Finally, the way to combat the bundle/reseller market is not via copyright, but rather via *trademark*. Just because the GPL allows a Theme to be redistributed/resold as-is doesn’t mean that the person exercising that freedom gets to own or use the Theme’s name/reputation. I would love to see someone take that approach: you want to resell Genesis code? Fine! It’s GPL; do with it as you wish. You just can’t call it “Genesis”.

    * Granted, I have a rather strict meaning of “well-developed”, and those with design talent/skill, I’m sure, have a similarly strict meaning of “well-designed”.

  9. I like to think of it as I’m not paying $100 for a well coded theme, I’m paying for security, testing, robustness, availability, and responsiveness.

    I pay $45 for a theme I thought was a steal because of that. I pay $400 for a suite of themes and feel like I’m getting away with murder.

    I’m not paying for good code, or even coding standards. I’m paying for the peace of mind that can only come from GREAT themes. From people who respond in a day to things like timthumb issues. From people who go and get security reviews of their own code, just to be sure.

    And if that’s $100? Damn, I got off light, because that’s the one aspect of my site that every single person is going to touch.

    My theme.

  10. i hope that premium theme developers charge more and give the highest quality they can. i am willing to pay way more then 100 dollars – maybe up to 300 dollars – when i finaly get themes that i

    do not have to beta test myself in the beginning and beta test everytime an update is released,
    that work on every browser they say it works,
    that works on every device when they call them responsive,
    have perfect support within 24hrs/5days per week,
    work perfect with multilingual plugins like WPML,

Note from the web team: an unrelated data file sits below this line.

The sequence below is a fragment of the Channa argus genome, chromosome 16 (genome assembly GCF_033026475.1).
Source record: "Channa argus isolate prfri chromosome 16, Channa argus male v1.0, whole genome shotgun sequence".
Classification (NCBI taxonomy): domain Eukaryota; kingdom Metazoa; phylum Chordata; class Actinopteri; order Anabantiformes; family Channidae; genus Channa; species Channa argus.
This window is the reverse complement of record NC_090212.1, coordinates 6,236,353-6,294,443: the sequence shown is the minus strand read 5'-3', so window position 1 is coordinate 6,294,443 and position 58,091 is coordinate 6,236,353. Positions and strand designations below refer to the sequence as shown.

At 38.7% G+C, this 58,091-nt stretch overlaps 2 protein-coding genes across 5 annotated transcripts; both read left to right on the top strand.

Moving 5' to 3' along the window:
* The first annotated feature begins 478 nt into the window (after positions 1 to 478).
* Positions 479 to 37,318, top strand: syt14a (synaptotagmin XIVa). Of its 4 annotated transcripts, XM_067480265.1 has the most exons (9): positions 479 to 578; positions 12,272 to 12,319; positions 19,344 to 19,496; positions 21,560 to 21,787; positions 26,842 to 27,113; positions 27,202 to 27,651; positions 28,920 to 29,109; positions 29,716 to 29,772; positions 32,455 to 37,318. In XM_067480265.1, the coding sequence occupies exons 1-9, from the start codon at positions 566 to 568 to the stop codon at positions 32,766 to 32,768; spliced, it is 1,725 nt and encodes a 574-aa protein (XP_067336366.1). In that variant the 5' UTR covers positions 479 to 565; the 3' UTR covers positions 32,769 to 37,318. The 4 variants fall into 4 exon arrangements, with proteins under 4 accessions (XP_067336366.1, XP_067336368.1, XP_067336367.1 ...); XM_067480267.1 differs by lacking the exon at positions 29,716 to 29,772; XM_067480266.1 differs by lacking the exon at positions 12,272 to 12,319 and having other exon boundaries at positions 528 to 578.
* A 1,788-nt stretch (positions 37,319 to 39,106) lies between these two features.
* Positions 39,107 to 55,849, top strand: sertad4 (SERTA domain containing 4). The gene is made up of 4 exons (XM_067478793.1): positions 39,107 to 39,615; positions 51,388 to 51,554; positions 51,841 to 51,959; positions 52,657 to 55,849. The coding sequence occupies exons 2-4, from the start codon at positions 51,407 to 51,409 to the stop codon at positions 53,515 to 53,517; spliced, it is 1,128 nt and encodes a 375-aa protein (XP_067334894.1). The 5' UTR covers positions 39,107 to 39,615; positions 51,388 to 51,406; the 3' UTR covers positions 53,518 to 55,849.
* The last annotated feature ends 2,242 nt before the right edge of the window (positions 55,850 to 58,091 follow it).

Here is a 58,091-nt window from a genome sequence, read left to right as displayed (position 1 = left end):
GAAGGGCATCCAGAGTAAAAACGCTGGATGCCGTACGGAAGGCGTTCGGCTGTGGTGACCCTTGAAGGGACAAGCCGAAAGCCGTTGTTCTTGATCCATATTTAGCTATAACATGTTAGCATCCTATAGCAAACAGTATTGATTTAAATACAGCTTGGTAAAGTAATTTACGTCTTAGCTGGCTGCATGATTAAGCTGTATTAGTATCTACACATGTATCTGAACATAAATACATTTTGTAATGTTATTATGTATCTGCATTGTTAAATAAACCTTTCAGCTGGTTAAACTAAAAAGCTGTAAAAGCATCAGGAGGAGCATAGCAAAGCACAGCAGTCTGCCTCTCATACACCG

have best SEO practices and integrate with plugins like yoast,
    have website speed always in mind,
    do not have useless high amounts of .js, and so on!

    what the wordpress theme developer pool is realy missing is that the best theme development companies should build an allience where you need to be super good wp theme developer, with multiple high quality themes on their belt, to get in. themeforrest is like a casino when you buy a theme from a “elite author” … besides avada and 3 or 4 other themes i always had problems in some kind of way… and we bought about 75 to 100 themes the last 3 years for customer websites always from elite authors … so everybody is an “elite author”.. that does not mean anything, trust me… “elite authors” should realy be a small group of coder with higher prices and better quality.

    • I’d love to see ThemeForest let those who submit pay for a much more thorough review. Something that would meet your standards and standards. They could slap a special badge on these themes and sell them for $100. People would buy them if ThemeForest truly vetted them and explained to the customer why those themes are the best choice.

    • Indeed, I bought a bunch of themes off ThemeForest and found fatal errors via debug mode, and even worse, the lack of compatibility with official, popular WooCommerce extensions :(

      Went back to WooCommerce’s Superstore for now

  11. I don’t know where the “should” comes from in all this …

    “Should people pay more for what I do? A survey of myself and others like me says ‘yes’!” Uh, OK :)

    And BTW, if you license something with the GPL, that means that anybody can legally copy it, modify it, give it away, etc. as long as they too abide by the GPL. The GPL isn’t just some magic selling point that you can attach to something, and then still complain when people use the very freedoms that the GPL explicitly provides. If you don’t want to provide those freedoms, then don’t license your work with the GPL.

    • “I don’t know where the “should” comes from in all this …

      “Should people pay more for what I do? A survey of myself and others like me says ‘yes’!” Uh, OK :)”

      That rather sums up my thoughts on this (as well as justifying Gary’s reference to Betteridge’s law, above).